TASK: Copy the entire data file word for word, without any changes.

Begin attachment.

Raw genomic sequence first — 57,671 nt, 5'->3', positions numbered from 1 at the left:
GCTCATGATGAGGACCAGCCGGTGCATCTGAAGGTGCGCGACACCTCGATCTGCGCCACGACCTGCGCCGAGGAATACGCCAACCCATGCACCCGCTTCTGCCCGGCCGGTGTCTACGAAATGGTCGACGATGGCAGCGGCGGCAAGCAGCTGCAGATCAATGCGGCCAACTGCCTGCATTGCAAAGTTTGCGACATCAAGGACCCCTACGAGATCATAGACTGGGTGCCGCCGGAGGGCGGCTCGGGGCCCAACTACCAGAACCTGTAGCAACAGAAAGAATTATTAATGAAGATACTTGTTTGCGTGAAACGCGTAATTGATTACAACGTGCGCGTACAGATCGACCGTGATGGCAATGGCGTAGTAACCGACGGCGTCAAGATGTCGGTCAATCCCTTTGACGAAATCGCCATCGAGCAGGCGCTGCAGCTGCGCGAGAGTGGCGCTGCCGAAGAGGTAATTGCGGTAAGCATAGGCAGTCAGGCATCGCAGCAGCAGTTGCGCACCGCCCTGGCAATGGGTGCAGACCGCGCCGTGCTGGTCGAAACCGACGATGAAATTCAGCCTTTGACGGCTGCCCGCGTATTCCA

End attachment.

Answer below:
Raw genomic sequence first — 57,671 nt, 5'->3', positions numbered from 1 at the left:
GCTCATGATGAGGACCAGCCGGTGCATCTGAAGGTGCGCGACACCTCGATCTGCGCCACGACCTGCGCCGAGGAATACGCCAACCCATGCACCCGCTTCTGCCCGGCCGGTGTCTACGAAATGGTCGACGATGGCAGCGGCGGCAAGCAGCTGCAGATCAATGCGGCCAACTGCCTGCATTGCAAAGTTTGCGACATCAAGGACCCCTACGAGATCATAGACTGGGTGCCGCCGGAGGGCGGCTCGGGGCCCAACTACCAGAACCTGTAGCAACAGAAAGAATTATTAATGAAGATACTTGTTTGCGTGAAACGCGTAATTGATTACAACGTGCGCGTACAGATCGACCGTGATGGCAATGGCGTAGTAACCGACGGCGTCAAGATGTCGGTCAATCCCTTTGACGAAATCGCCATCGAGCAGGCGCTGCAGCTGCGCGAGAGTGGCGCTGCCGAAGAGGTAATTGCGGTAAGCATAGGCAGTCAGGCATCGCAGCAGCAGTTGCGCACCGCCCTGGCAATGGGTGCAGACCGCGCCGTGCTGGTCGAAACCGACGATGAAATTCAGCCTTTGACGGCTGCCCGCGTATTCCA